Cancer is a curse that preys on the patient as well as the family, their ability to earn, their saving, their lives. It pushes people into the abyss of unending poverty. While the curse spreads we are not prepared to fight it, because of inadequate infrastructure, low awareness, high costs, and other reasons.
Any form of cancer drains the family’s resources. Over 45 per cent of families with one cancer patient face catastrophic expenditures and 25 per cent are pushed below the poverty line (BPL). This is alarming. The Indian government’s National Cancer Control Program, estimates that there are between 2 and 2.5 million cancer patients in the country at any given point of time.
What if cancer is detected late or if screening hasn’t been done properly or treatment is not right?
- It could cost as low as Rs 2.5 lakh for six months of treatment, with some of the lowest priced generic drugs in the world
- It can be as high as Rs 20 lakh, with novel drugs and targeted medicines.
Sadly, with Cancer, the cost kills the individual faster than the disease.
Neither the government nor insurance-sponsored healthcare is making an impact in this situation. Nearly 39 million Indians are pushed into poverty by all sorts of healthcare costs.
In this scenario, it is truly heartwarming to see hope in the form of compassionate philanthropists working actively towards ringing in a change.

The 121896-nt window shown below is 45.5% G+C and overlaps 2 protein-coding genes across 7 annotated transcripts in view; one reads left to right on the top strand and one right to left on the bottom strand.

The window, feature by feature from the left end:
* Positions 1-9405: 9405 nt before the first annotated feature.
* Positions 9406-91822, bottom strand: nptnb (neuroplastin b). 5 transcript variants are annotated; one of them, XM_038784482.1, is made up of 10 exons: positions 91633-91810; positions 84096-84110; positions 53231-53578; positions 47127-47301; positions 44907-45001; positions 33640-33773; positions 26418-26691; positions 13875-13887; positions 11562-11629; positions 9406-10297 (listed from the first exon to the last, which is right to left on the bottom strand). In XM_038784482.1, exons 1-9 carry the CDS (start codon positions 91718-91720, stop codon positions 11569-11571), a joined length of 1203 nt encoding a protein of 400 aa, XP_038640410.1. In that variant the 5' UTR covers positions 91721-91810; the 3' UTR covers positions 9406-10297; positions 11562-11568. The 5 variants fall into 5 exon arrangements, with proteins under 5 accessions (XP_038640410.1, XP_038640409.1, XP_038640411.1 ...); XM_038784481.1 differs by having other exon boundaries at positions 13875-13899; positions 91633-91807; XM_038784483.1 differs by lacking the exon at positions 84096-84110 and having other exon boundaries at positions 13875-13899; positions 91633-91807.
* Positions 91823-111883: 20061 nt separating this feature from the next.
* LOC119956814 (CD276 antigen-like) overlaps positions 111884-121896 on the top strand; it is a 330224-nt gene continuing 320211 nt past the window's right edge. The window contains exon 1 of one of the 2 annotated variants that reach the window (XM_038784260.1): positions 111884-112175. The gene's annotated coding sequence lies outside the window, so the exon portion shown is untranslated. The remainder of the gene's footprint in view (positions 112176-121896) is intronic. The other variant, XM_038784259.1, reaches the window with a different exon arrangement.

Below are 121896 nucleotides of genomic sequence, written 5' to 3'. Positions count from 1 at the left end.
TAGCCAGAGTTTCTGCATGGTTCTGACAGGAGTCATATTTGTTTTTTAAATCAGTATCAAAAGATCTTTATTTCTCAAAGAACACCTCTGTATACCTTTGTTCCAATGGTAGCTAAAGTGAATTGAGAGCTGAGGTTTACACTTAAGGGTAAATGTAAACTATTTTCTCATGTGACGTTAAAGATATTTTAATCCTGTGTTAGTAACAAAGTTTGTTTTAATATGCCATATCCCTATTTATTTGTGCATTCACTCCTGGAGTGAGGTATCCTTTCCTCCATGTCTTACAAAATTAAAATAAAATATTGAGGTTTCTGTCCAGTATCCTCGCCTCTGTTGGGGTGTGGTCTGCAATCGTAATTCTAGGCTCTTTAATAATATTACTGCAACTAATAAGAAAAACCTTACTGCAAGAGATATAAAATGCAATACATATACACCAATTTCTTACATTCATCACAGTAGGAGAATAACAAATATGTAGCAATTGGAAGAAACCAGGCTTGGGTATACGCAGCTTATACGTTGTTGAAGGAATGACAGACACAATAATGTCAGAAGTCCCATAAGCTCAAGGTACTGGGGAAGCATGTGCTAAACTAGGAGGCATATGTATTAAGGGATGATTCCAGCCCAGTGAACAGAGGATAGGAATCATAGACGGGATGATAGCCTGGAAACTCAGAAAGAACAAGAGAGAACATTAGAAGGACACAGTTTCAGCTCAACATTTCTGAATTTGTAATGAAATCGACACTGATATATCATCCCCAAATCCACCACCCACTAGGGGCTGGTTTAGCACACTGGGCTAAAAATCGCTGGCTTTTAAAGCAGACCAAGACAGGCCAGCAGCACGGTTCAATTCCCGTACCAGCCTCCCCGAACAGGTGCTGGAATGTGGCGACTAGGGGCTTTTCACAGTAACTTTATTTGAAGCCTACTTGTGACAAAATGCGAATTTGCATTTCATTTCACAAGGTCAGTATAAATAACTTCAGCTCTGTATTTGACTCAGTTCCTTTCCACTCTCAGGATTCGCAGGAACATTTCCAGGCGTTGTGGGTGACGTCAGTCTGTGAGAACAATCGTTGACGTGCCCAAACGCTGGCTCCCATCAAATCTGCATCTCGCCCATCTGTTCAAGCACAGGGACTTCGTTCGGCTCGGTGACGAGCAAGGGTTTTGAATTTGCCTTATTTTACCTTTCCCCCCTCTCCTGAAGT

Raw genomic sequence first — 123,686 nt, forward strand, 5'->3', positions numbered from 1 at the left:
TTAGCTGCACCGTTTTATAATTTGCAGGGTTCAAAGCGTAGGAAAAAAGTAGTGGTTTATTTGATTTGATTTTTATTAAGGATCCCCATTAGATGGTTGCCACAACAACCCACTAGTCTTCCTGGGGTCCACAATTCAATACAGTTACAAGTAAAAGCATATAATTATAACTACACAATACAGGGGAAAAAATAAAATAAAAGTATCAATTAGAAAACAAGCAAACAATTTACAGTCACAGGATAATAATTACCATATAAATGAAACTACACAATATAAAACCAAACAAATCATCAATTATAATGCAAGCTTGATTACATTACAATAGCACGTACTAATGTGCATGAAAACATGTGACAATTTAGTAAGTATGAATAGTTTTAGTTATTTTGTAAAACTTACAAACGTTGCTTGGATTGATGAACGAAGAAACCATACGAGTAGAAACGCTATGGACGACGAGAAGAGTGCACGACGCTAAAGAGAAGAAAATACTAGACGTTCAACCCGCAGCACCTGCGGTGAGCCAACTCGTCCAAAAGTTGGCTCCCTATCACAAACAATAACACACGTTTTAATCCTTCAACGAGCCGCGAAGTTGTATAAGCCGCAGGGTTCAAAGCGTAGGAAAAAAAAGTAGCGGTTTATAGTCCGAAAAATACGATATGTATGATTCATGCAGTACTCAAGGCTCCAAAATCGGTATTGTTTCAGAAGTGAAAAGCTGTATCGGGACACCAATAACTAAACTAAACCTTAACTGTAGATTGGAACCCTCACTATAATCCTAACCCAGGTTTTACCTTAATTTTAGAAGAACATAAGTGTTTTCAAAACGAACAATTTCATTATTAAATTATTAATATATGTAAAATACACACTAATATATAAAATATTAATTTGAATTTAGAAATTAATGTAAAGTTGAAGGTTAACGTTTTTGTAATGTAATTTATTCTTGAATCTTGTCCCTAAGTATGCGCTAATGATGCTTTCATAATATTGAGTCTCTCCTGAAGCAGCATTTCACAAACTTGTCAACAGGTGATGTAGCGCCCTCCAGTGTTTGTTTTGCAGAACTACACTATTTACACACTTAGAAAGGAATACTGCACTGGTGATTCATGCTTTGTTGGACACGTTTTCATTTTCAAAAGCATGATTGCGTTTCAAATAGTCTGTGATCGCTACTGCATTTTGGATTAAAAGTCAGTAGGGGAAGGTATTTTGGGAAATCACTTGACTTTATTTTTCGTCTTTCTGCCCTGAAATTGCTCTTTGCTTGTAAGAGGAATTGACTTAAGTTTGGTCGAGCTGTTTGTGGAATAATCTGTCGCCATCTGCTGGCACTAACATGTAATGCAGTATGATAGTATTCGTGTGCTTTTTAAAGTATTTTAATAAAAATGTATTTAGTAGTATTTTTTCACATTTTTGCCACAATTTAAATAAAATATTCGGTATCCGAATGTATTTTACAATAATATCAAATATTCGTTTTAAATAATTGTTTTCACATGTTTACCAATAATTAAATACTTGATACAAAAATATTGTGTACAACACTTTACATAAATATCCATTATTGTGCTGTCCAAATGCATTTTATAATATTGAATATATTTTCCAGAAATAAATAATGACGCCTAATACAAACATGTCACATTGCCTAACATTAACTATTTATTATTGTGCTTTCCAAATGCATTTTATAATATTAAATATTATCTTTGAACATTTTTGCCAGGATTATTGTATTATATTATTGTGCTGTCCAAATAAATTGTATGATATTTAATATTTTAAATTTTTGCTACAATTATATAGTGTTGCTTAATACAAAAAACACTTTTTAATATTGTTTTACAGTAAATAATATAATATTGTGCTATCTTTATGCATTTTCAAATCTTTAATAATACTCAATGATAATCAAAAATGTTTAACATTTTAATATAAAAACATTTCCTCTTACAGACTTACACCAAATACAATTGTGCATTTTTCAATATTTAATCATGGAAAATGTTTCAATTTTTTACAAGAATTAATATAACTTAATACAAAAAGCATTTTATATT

Vijay Tata donates 200 crore to launch India’s first cashless hospital
What a memorable way to celebrate their daughter’s birthday! I found it heart-warming. As someone who donates her blog earnings to welfare homes and underprivileged children, I am always looking for positive news of people who are generous enough to use their wealth to make a difference in lives.
During the press conference, Mr. Vijay spoke at length about how the idea came about and then, announced the launch of their dream project “New India Charitable Trust”, their self-funded NGO, through which they are gifting Rs 200 crores towards building a cashless cancer care hospital for the underprivileged.
What is fascinating about this project is:
- They will not accept donations.
- The non-profit organization will focus on creating hope for bettering the lives of the poor.
- It will cater to women, children, critical illness and “Stop Rape” initiatives to bring justice and reconstruct their lives.
- Those who cannot afford cancer treatment will be treated completely free of charge in this cashless hospital that will have NO billing counters. Quite a novel, first-of-its-kind initiative.
The entrepreneurial couple has been sheltering 40 kids for 6 years and now, they’ve expanded their dream to give back to society in a bigger way, hence New India. This is inspired by the Prime Minister’s vision for healthcare. The immediate goal is to improve the life of those below the poverty line, giving them access to timely treatment, free of cost. The first phase of the 150-bed hospital is expected to be ready by December 2018. It will be state-of-the-art, with the latest facilities and renowned oncologists, with the goal of providing holistic care for cancer patients, including free treatment and after care.
While they have no plans to accept donations, they certainly need mass support to make their venture a success. For more information, please visit the New India website. New India, is a self-funded NGO committed to women empowerment, betterment of underprivileged children and quality healthcare in India. New India aims at making India Invincible.